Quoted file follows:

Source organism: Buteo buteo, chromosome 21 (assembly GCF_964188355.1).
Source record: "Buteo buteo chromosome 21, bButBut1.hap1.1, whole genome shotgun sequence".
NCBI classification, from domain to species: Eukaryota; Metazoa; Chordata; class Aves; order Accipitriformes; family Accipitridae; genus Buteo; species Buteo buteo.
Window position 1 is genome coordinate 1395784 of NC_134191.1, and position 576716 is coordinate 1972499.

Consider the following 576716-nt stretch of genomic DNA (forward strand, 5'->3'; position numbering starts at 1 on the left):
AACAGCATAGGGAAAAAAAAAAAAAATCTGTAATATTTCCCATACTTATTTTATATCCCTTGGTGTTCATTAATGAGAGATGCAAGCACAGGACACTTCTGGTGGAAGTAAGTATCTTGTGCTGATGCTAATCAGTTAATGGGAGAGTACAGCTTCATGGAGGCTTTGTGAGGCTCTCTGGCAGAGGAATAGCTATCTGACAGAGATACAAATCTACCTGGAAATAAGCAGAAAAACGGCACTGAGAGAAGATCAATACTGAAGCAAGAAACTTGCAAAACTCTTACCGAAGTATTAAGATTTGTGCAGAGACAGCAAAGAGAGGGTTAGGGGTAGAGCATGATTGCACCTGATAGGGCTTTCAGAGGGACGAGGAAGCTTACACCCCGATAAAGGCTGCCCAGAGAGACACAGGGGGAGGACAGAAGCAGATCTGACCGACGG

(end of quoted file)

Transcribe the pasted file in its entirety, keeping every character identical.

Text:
Source organism: Buteo buteo, chromosome 21 (assembly GCF_964188355.1).
Source record: "Buteo buteo chromosome 21, bButBut1.hap1.1, whole genome shotgun sequence".
NCBI classification, from domain to species: Eukaryota; Metazoa; Chordata; class Aves; order Accipitriformes; family Accipitridae; genus Buteo; species Buteo buteo.
Window position 1 is genome coordinate 1395784 of NC_134191.1, and position 576716 is coordinate 1972499.

Consider the following 576716-nt stretch of genomic DNA (forward strand, 5'->3'; position numbering starts at 1 on the left):
AACAGCATAGGGAAAAAAAAAAAAAATCTGTAATATTTCCCATACTTATTTTATATCCCTTGGTGTTCATTAATGAGAGATGCAAGCACAGGACACTTCTGGTGGAAGTAAGTATCTTGTGCTGATGCTAATCAGTTAATGGGAGAGTACAGCTTCATGGAGGCTTTGTGAGGCTCTCTGGCAGAGGAATAGCTATCTGACAGAGATACAAATCTACCTGGAAATAAGCAGAAAAACGGCACTGAGAGAAGATCAATACTGAAGCAAGAAACTTGCAAAACTCTTACCGAAGTATTAAGATTTGTGCAGAGACAGCAAAGAGAGGGTTAGGGGTAGAGCATGATTGCACCTGATAGGGCTTTCAGAGGGACGAGGAAGCTTACACCCCGATAAAGGCTGCCCAGAGAGACACAGGGGGAGGACAGAAGCAGATCTGACCGACGG